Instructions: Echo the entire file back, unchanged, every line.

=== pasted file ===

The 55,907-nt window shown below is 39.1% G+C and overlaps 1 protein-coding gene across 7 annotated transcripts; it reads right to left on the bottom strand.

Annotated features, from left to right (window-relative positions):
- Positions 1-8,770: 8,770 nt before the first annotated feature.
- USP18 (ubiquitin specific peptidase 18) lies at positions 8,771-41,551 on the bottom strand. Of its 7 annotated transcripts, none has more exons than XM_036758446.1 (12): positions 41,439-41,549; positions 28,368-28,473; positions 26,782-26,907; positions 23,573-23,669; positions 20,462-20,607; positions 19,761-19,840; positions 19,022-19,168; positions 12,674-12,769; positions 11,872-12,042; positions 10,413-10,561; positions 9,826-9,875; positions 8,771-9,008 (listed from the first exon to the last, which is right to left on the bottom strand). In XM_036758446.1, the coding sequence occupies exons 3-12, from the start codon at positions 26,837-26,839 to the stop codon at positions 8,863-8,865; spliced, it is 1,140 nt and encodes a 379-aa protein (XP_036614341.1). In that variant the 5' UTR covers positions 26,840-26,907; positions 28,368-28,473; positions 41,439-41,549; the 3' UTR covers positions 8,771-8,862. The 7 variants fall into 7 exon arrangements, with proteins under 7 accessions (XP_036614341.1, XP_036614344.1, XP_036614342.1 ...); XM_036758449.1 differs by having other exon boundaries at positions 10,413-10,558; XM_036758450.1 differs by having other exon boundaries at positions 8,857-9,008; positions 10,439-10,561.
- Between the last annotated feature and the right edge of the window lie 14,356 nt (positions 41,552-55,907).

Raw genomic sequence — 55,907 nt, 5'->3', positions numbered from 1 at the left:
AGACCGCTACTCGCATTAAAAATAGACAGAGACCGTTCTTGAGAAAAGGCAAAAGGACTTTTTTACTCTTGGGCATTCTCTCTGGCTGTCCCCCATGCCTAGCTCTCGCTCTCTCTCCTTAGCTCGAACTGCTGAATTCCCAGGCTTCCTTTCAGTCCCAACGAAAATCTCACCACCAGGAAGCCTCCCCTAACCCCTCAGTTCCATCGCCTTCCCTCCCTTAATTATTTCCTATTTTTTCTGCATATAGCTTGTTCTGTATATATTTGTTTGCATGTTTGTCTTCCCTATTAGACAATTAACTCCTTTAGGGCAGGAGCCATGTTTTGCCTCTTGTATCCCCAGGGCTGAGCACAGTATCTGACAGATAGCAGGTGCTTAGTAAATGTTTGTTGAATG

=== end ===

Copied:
The 55,907-nt window shown below is 39.1% G+C and overlaps 1 protein-coding gene across 7 annotated transcripts; it reads right to left on the bottom strand.

Annotated features, from left to right (window-relative positions):
- Positions 1-8,770: 8,770 nt before the first annotated feature.
- USP18 (ubiquitin specific peptidase 18) lies at positions 8,771-41,551 on the bottom strand. Of its 7 annotated transcripts, none has more exons than XM_036758446.1 (12): positions 41,439-41,549; positions 28,368-28,473; positions 26,782-26,907; positions 23,573-23,669; positions 20,462-20,607; positions 19,761-19,840; positions 19,022-19,168; positions 12,674-12,769; positions 11,872-12,042; positions 10,413-10,561; positions 9,826-9,875; positions 8,771-9,008 (listed from the first exon to the last, which is right to left on the bottom strand). In XM_036758446.1, the coding sequence occupies exons 3-12, from the start codon at positions 26,837-26,839 to the stop codon at positions 8,863-8,865; spliced, it is 1,140 nt and encodes a 379-aa protein (XP_036614341.1). In that variant the 5' UTR covers positions 26,840-26,907; positions 28,368-28,473; positions 41,439-41,549; the 3' UTR covers positions 8,771-8,862. The 7 variants fall into 7 exon arrangements, with proteins under 7 accessions (XP_036614341.1, XP_036614344.1, XP_036614342.1 ...); XM_036758449.1 differs by having other exon boundaries at positions 10,413-10,558; XM_036758450.1 differs by having other exon boundaries at positions 8,857-9,008; positions 10,439-10,561.
- Between the last annotated feature and the right edge of the window lie 14,356 nt (positions 41,552-55,907).

Raw genomic sequence — 55,907 nt, 5'->3', positions numbered from 1 at the left:
AGACCGCTACTCGCATTAAAAATAGACAGAGACCGTTCTTGAGAAAAGGCAAAAGGACTTTTTTACTCTTGGGCATTCTCTCTGGCTGTCCCCCATGCCTAGCTCTCGCTCTCTCTCCTTAGCTCGAACTGCTGAATTCCCAGGCTTCCTTTCAGTCCCAACGAAAATCTCACCACCAGGAAGCCTCCCCTAACCCCTCAGTTCCATCGCCTTCCCTCCCTTAATTATTTCCTATTTTTTCTGCATATAGCTTGTTCTGTATATATTTGTTTGCATGTTTGTCTTCCCTATTAGACAATTAACTCCTTTAGGGCAGGAGCCATGTTTTGCCTCTTGTATCCCCAGGGCTGAGCACAGTATCTGACAGATAGCAGGTGCTTAGTAAATGTTTGTTGAATG